Fluorescence in situ hybridization (FISH) in the diagnosis of bladder and upper tract urothelial carcinoma: the largest single-institution experience to date
Gomella G. Leonard; Mann J. Mark; Cleary C. Ryan; Hubosky G. Scott; Bagley H. Demetrius; Thumar B. Adeep; McCue A. Peter; Lallas D. Costas; Trabulsi J. Edouard;
Department of Urology, Sidney Kimmel Cancer Center, Thomas Jefferson University, Philadelphia, Pennsylvania, USA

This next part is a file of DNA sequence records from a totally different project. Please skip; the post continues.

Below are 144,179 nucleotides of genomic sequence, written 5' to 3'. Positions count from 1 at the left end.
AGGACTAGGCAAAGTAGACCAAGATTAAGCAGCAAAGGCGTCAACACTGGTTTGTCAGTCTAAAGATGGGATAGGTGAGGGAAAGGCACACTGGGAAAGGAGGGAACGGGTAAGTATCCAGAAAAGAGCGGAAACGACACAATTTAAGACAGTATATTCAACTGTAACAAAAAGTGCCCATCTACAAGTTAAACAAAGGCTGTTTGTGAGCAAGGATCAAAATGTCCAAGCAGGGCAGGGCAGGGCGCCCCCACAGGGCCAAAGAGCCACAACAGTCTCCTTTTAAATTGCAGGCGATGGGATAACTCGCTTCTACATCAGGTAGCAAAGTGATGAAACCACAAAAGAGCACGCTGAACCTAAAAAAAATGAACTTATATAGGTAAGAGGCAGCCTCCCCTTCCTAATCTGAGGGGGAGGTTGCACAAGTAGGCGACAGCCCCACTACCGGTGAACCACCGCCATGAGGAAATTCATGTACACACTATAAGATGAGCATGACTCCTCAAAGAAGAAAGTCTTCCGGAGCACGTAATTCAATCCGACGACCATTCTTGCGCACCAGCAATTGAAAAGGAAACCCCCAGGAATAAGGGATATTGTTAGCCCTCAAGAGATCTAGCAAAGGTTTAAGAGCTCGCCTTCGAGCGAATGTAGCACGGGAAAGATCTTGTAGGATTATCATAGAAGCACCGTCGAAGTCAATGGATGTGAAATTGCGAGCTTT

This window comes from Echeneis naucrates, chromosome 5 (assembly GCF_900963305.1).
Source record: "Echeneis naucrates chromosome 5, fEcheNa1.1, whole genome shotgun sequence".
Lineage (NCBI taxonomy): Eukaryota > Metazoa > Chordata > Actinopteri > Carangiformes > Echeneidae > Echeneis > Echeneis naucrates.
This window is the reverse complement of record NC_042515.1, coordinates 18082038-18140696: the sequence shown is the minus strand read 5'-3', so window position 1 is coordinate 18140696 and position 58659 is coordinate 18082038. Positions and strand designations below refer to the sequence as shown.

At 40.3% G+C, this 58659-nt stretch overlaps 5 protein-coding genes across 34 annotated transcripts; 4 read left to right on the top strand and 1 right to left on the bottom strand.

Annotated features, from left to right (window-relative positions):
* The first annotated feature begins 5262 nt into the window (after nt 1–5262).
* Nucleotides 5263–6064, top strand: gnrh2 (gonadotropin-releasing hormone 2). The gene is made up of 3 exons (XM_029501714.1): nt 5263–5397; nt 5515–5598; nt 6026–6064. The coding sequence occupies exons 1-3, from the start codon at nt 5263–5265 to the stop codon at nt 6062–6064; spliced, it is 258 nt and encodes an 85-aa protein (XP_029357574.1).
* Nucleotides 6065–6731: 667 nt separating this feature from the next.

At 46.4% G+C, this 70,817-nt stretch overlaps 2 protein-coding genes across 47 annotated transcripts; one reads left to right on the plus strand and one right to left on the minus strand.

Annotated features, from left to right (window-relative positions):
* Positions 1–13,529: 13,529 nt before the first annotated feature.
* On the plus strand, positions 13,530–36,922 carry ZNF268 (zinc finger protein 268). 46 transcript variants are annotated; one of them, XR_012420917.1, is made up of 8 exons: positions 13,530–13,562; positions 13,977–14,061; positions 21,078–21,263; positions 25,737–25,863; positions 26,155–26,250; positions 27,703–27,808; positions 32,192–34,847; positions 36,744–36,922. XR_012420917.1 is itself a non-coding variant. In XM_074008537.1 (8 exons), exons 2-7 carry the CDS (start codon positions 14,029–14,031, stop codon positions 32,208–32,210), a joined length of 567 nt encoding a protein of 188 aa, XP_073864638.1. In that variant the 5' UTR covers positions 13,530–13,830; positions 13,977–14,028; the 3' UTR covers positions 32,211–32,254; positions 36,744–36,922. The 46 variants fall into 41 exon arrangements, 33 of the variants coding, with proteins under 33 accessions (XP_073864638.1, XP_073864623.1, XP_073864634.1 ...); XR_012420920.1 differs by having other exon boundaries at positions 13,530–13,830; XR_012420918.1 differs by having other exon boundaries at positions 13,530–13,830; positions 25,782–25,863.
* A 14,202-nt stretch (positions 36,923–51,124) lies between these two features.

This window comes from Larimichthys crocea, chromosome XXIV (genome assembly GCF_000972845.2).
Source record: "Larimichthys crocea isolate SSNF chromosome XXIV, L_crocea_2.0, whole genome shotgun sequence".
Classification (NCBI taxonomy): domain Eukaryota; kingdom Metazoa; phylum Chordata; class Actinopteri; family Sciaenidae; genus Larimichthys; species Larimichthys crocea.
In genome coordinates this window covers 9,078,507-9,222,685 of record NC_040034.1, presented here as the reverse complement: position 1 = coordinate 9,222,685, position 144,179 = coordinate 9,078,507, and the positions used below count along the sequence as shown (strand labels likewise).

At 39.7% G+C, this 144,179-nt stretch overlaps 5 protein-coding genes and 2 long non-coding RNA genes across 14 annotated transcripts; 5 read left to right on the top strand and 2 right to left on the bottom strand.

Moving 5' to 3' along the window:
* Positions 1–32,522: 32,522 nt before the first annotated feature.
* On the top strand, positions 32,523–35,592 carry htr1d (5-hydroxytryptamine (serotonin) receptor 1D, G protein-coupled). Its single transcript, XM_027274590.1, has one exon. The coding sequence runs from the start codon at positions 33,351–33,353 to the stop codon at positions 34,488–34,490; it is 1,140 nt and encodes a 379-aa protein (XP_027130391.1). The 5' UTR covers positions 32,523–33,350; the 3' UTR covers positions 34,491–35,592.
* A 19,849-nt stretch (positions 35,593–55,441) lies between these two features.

INTRODUCTION: We evaluated the UroVysion (Abbott Molecular, IL, USA) fluorescence in situ hybridization (FISH) assay for the diagnosis of urothelial cancer in patients diagnosed with or suspected to have bladder, upper tract urothelial carcinoma (UTUC), and combined upper and lower tract urothelial carcinoma (BC). MATERIALS AND METHODS: A single institution retrospective analysis comparing sensitivity, specificity, positive predictive value, and negative predictive values for FISH and urinary cytology. FISH within 6 months of endoscopic evaluation were obtained from outpatient voided urine samples. Our institutional pathology department confirmed pathologic disease from specimens obtained during endoscopic evaluations for lower tract disease. For upper tract disease, disease was confirmed by retrograde ureteroscopy, biopsies of visual lesions, and site-specific upper tract cytology. RESULTS: A total of 415 patients submitted FISH specimens. Overall, FISH was more sensitive than cytology 54.9% in comparison with cytology 42.2% (p = 0.01), specificity favored cytology 92.9% compared to 73.5% with FISH (p < 0.01). For BC only patients, the same significant finding of increased sensitivity and decreased specificity was identified, but for UTUC alone and combined UTUC and BC, there was no significant difference. Cytology had improved positive predictive value (PPV) over FISH, 76.9% in comparison to 64.6% (p = 0.02). Negative predictive value (NPV) also favored cytology 74.2% versus 64.9% (p = 0.02). When analyzing individual cohorts, cytology had improved PPV for BC alone patients. UTUC showed no difference for PPV and NPV. For both UTUC and BC, NPV was slightly favored for FISH over cytology 93.2% versus 91.2% (p = 0.03). CONCLUSIONS: Voided urine FISH testing does offer a higher detection of urothelial carcinoma for BC compared to voided cytology; however, specificity was worse. FISH does not appear to improve detection of urothelial carcinoma in patients with either UTUC only or both BC and UTUC.